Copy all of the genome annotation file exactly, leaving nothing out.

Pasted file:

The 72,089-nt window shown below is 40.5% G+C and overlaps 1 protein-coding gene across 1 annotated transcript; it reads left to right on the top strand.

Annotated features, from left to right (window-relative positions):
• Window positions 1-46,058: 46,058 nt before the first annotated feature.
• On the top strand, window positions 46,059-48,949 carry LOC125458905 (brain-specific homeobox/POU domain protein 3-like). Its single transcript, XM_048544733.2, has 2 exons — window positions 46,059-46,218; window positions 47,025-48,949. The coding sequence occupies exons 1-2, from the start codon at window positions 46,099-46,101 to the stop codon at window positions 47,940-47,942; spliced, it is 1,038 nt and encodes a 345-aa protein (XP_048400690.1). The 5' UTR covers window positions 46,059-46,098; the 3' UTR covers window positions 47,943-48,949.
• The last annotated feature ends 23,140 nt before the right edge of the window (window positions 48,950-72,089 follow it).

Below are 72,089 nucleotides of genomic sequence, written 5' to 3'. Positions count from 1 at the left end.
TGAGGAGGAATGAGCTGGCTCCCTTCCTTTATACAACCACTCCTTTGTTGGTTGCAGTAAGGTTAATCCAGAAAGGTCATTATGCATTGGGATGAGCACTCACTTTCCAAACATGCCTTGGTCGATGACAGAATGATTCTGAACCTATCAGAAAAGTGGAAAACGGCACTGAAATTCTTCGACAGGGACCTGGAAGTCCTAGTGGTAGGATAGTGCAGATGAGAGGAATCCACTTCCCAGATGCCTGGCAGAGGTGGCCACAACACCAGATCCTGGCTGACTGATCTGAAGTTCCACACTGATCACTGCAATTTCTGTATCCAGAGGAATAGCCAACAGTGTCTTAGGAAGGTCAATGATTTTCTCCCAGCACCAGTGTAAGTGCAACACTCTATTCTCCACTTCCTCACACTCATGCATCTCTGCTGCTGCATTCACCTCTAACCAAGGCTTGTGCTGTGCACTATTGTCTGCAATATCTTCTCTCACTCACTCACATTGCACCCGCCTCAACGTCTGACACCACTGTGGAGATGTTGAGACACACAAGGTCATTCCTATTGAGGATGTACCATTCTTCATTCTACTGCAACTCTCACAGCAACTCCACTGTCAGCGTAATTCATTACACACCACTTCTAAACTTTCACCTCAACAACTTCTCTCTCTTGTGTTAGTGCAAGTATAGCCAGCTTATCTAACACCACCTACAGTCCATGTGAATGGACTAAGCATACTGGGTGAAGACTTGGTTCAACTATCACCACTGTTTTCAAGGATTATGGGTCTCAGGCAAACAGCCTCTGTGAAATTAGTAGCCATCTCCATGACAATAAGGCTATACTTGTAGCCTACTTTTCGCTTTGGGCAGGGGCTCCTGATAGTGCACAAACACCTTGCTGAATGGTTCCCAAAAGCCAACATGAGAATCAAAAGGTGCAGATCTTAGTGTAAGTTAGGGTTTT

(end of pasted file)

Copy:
The 72,089-nt window shown below is 40.5% G+C and overlaps 1 protein-coding gene across 1 annotated transcript; it reads left to right on the top strand.

Annotated features, from left to right (window-relative positions):
• Window positions 1-46,058: 46,058 nt before the first annotated feature.
• On the top strand, window positions 46,059-48,949 carry LOC125458905 (brain-specific homeobox/POU domain protein 3-like). Its single transcript, XM_048544733.2, has 2 exons — window positions 46,059-46,218; window positions 47,025-48,949. The coding sequence occupies exons 1-2, from the start codon at window positions 46,099-46,101 to the stop codon at window positions 47,940-47,942; spliced, it is 1,038 nt and encodes a 345-aa protein (XP_048400690.1). The 5' UTR covers window positions 46,059-46,098; the 3' UTR covers window positions 47,943-48,949.
• The last annotated feature ends 23,140 nt before the right edge of the window (window positions 48,950-72,089 follow it).

Below are 72,089 nucleotides of genomic sequence, written 5' to 3'. Positions count from 1 at the left end.
TGAGGAGGAATGAGCTGGCTCCCTTCCTTTATACAACCACTCCTTTGTTGGTTGCAGTAAGGTTAATCCAGAAAGGTCATTATGCATTGGGATGAGCACTCACTTTCCAAACATGCCTTGGTCGATGACAGAATGATTCTGAACCTATCAGAAAAGTGGAAAACGGCACTGAAATTCTTCGACAGGGACCTGGAAGTCCTAGTGGTAGGATAGTGCAGATGAGAGGAATCCACTTCCCAGATGCCTGGCAGAGGTGGCCACAACACCAGATCCTGGCTGACTGATCTGAAGTTCCACACTGATCACTGCAATTTCTGTATCCAGAGGAATAGCCAACAGTGTCTTAGGAAGGTCAATGATTTTCTCCCAGCACCAGTGTAAGTGCAACACTCTATTCTCCACTTCCTCACACTCATGCATCTCTGCTGCTGCATTCACCTCTAACCAAGGCTTGTGCTGTGCACTATTGTCTGCAATATCTTCTCTCACTCACTCACATTGCACCCGCCTCAACGTCTGACACCACTGTGGAGATGTTGAGACACACAAGGTCATTCCTATTGAGGATGTACCATTCTTCATTCTACTGCAACTCTCACAGCAACTCCACTGTCAGCGTAATTCATTACACACCACTTCTAAACTTTCACCTCAACAACTTCTCTCTCTTGTGTTAGTGCAAGTATAGCCAGCTTATCTAACACCACCTACAGTCCATGTGAATGGACTAAGCATACTGGGTGAAGACTTGGTTCAACTATCACCACTGTTTTCAAGGATTATGGGTCTCAGGCAAACAGCCTCTGTGAAATTAGTAGCCATCTCCATGACAATAAGGCTATACTTGTAGCCTACTTTTCGCTTTGGGCAGGGGCTCCTGATAGTGCACAAACACCTTGCTGAATGGTTCCCAAAAGCCAACATGAGAATCAAAAGGTGCAGATCTTAGTGTAAGTTAGGGTTTT